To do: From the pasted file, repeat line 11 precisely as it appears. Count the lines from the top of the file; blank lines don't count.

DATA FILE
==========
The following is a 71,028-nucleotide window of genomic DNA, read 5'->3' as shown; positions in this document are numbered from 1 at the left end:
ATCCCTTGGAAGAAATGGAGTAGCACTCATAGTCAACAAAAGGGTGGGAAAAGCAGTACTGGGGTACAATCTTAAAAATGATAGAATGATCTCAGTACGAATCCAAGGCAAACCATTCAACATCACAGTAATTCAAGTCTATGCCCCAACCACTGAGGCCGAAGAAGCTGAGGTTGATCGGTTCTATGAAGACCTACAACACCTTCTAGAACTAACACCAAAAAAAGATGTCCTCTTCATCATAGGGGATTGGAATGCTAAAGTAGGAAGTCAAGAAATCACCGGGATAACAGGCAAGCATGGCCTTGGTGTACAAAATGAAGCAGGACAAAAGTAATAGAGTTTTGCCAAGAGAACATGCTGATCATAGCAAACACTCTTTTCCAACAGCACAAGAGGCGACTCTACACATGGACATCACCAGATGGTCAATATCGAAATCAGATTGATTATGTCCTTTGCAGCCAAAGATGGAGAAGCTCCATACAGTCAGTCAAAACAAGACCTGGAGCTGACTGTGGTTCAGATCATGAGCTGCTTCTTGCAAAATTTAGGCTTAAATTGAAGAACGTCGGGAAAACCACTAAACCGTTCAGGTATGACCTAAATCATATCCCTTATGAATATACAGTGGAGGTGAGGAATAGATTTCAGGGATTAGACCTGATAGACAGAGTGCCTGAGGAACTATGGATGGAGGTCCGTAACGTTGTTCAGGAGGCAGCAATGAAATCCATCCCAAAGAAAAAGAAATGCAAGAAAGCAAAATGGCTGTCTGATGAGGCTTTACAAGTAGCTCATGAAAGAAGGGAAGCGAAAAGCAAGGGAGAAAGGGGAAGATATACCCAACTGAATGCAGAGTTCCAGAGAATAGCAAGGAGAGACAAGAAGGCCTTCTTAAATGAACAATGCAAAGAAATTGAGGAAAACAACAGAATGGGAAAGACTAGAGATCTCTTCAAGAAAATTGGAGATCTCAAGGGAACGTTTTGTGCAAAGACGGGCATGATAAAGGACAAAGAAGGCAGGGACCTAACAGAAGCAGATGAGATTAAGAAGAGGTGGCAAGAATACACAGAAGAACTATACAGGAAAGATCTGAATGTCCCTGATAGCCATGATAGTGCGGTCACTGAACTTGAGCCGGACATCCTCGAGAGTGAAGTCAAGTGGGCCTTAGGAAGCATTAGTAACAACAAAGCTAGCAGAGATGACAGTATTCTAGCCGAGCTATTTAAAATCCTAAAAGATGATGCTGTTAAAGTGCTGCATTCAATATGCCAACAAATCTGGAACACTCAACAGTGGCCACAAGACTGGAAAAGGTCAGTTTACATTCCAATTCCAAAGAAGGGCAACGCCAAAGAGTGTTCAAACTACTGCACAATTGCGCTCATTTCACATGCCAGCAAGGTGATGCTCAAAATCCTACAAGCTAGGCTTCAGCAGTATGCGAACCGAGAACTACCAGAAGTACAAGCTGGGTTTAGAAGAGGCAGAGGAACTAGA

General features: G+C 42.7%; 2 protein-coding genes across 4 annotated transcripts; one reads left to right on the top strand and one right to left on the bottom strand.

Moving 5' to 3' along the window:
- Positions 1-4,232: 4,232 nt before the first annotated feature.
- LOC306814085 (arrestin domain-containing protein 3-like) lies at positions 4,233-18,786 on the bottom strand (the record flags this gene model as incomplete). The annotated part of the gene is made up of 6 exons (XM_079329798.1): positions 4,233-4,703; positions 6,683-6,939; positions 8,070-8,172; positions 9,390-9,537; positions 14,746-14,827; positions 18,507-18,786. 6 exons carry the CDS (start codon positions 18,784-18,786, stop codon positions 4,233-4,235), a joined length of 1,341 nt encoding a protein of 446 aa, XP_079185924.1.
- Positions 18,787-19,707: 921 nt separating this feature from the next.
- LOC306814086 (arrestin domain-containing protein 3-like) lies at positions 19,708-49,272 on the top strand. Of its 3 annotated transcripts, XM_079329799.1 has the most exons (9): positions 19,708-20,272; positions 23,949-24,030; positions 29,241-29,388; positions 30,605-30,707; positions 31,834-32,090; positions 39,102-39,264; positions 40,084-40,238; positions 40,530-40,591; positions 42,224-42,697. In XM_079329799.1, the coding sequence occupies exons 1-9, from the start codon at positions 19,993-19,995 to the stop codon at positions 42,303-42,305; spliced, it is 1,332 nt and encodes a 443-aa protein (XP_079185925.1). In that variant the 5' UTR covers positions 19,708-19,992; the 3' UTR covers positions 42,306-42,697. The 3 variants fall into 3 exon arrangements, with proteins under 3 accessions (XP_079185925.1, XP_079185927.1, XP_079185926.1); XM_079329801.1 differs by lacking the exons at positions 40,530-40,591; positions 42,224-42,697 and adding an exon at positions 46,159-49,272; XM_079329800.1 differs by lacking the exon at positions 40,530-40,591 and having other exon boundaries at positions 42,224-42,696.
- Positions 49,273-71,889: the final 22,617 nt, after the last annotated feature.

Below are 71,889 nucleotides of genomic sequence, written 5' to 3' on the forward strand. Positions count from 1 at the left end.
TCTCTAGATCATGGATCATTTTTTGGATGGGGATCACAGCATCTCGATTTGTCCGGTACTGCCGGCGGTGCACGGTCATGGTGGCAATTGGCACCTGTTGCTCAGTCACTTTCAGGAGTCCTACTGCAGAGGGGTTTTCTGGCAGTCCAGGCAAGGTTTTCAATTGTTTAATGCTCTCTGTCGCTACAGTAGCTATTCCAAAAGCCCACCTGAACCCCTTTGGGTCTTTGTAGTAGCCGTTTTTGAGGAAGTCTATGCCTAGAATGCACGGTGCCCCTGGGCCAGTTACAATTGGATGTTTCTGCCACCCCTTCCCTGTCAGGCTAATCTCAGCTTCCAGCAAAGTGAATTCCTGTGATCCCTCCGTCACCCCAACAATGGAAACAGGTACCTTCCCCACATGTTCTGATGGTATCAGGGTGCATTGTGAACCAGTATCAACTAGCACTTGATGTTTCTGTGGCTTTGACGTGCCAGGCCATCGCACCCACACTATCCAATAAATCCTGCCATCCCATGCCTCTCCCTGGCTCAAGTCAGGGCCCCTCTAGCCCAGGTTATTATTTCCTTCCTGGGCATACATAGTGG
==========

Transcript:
TCTCTAGATCATGGATCATTTTTTGGATGGGGATCACAGCATCTCGATTTGTCCGGTACTGCCGGCGGTGCACGGTCATGGTGGCAATTGGCACCTGTTGCTCAGTCACTTTCAGGAGTCCTACTGCAGAGGGGTTTTCTGGCAGTCCAGGCAAGGTTTTCAATTGTTTAATGCTCTCTGTCGCTACAGTAGCTATTCCAAAAGCCCACCTGAACCCCTTTGGGTCTTTGTAGTAGCCGTTTTTGAGGAAGTCTATGCCTAGAATGCACGGTGCCCCTGGGCCAGTTACAATTGGATGTTTCTGCCACCCCTTCCCTGTCAGGCTAATCTCAGCTTCCAGCAAAGTGAATTCCTGTGATCCCTCCGTCACCCCAACAATGGAAACAGGTACCTTCCCCACATGTTCTGATGGTATCAGGGTGCATTGTGAACCAGTATCAACTAGCACTTGATGTTTCTGTGGCTTTGACGTGCCAGGCCATCGCACCCACACTATCCAATAAATCCTGCCATCCCATGCCTCTCCCTGGCTCAAGTCAGGGCCCCTCTAGCCCAGGTTATTATTTCCTTCCTGGGCATACATAGTGG